This songbird is done tweeting.

Ed Sheeran deleted his Twitter account on Monday, hours after his divisive cameo in the “Game of Thrones” premiere spurred internet trolls to come swinging for his head.

Oddly enough, his account reappeared on Tuesday afternoon, but with all of his tweets since April 2015 deleted, and his former 19.2 million followers cut down to just a few thousand.

The “Shape of You” singer previously announced that he was going to take a break from updating the social media account because he’s sick of people “saying mean things.” His Instagram would still continue automatically sharing photos, but he wouldn’t be checking the feed himself anymore.

“One comment ruins  your day,” the 26-year-old  told The Sun. “The head-f*** for me has been trying to work out why people dislike me so much.”

See also: Proof that social media may make you miserable 

But the “Thrones” fallout must have been too much, since fans noticed his Twitter profile page now comes up as, “Sorry, that page doesn’t exist.”

Anti-bullying activist Lady Gaga came to his defense, posting a pic of the two of them together and pleading with people to “work harder to be kinder everybody.”

Sheeran hasn’t signed off of Instagram, even though the photo-sharing site has been shown to make young people more miserable than any other social media platform as they “compare and despair” others’ perfectly filtered and photoshopped pix with their own lives.

Perhaps that’s because social network advertising spending is expected to hit nearly $36 billion this year, or roughly 16% of all digital ad spending globally, according to eMarketer,  largely driven by celebrities like Kim Kardashian endorsing brands on their feeds. One Facebook or Instagram post from Beyonce is worth more than $1 million, for example. So Sheeran might want to keep that potential revenue stream open.

But here’s five reasons that science supports signing off of Twitter – and limiting your time on social media, period.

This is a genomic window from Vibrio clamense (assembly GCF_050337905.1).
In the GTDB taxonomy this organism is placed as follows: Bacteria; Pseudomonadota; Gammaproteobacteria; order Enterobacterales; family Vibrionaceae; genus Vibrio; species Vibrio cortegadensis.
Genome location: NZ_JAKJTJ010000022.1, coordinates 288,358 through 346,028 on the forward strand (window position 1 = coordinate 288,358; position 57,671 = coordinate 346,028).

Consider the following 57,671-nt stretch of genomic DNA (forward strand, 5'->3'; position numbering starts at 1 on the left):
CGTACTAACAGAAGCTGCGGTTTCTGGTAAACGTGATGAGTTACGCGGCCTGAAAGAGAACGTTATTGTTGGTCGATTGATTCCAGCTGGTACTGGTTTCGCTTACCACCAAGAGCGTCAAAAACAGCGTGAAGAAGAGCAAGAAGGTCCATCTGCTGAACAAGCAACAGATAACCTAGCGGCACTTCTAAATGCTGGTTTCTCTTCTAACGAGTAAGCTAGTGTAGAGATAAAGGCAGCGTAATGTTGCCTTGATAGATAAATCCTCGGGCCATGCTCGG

1. It exposes you to cyberbullying. More than half of teens have been bullied online, with 87% reporting it happened on Facebook, and 19% on Twitter. And cyberbullying is related to low self-esteem, thoughts of suicide, anger, frustration and other emotional and psychological problems.

2. Trolls are actually psychopaths. A couple of studies that quizzed online users about their trolling behavior – such as asking whether they “enjoy physically hurting people” – have found that the meanest commenters show higher traits of narcissism, psychopathy and sadism.

3. It’s isolating. The more time people spend on social media, the more alone they feel, according to a recent study published in the American Journal of Preventive Medicine. Spending more than two hours on sites like Facebook, Twitter, Instagram and Snapchat can double your risk of feeling socially isolated, compared to just swiping and scrolling for 30 minutes or less.

4. It makes you spend more. Seeing friends’ pix of their perfect vacation or restaurant plate makes roughly four in 10 adults more likely to look into a similar purchase or getaway, and 11% buy something after seeing a friend share it on social. One third of Millennials in particular report feeling pressured to keep up with their friends’ spending habits, and two-thirds say they compare their personal situations to others due to social media.

5. It lets companies track you. Advertisers are tracking the digital footprint you’ve left by “liking” and following brands and influencers on Facebook and other social media networks, which is why targeted ads often “follow” you to other sites. Facebook even had to apologize in April after a leaked document revealed two top Australian Facebook execs used algorithms to collect data on the emotional state of high school students from their posts that could be used to target when they were most vulnerable to advertising messages.

This story was previously published on July 5, and has been updated with the news at Sheeran has deleted his account.